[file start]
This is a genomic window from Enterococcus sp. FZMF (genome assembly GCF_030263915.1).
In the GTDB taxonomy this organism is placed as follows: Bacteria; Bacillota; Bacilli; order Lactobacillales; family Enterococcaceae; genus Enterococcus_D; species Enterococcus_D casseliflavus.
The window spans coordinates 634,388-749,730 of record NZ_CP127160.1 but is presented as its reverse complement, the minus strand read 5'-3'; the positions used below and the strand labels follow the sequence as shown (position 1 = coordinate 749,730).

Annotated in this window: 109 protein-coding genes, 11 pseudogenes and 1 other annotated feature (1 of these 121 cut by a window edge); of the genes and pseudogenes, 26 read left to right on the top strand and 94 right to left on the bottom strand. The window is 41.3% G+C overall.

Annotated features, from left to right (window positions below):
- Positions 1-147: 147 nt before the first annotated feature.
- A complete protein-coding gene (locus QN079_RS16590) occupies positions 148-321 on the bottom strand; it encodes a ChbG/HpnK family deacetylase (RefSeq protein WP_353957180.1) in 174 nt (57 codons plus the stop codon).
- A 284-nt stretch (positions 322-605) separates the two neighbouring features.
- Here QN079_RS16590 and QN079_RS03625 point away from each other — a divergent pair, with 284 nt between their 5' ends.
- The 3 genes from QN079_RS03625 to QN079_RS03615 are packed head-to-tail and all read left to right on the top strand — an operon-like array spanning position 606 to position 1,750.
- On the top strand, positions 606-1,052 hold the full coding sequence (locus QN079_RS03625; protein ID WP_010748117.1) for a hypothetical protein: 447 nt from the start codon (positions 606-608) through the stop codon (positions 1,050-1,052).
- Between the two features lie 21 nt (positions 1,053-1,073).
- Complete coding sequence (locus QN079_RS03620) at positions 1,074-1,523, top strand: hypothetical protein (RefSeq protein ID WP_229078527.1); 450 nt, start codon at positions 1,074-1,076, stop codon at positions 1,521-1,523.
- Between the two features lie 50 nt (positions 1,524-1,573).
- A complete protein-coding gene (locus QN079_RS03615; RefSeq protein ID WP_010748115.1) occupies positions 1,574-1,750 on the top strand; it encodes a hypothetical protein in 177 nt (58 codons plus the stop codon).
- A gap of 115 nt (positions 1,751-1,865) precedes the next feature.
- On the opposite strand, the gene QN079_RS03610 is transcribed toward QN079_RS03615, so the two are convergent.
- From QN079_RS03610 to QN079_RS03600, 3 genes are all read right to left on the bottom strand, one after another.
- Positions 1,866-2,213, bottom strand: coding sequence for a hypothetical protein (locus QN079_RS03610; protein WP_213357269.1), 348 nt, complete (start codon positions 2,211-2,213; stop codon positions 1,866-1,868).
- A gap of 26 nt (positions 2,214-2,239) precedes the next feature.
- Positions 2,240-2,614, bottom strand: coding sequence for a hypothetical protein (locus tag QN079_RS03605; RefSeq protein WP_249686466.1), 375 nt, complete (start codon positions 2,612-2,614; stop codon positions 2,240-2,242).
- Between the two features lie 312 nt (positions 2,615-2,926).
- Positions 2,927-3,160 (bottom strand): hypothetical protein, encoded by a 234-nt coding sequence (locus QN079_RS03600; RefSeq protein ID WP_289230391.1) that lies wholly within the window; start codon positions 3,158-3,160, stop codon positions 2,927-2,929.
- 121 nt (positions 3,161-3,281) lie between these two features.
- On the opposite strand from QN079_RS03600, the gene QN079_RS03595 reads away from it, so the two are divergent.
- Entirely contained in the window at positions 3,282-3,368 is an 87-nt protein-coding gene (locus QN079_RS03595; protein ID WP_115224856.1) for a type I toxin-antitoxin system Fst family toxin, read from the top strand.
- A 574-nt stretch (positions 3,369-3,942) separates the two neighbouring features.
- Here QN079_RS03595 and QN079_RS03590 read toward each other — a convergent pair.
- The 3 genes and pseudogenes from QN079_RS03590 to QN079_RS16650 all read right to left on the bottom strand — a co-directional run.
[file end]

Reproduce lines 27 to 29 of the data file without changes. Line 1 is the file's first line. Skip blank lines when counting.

- A 574-nt stretch (positions 3,369-3,942) separates the two neighbouring features.
- Here QN079_RS03595 and QN079_RS03590 read toward each other — a convergent pair.
- The 3 genes and pseudogenes from QN079_RS03590 to QN079_RS16650 all read right to left on the bottom strand — a co-directional run.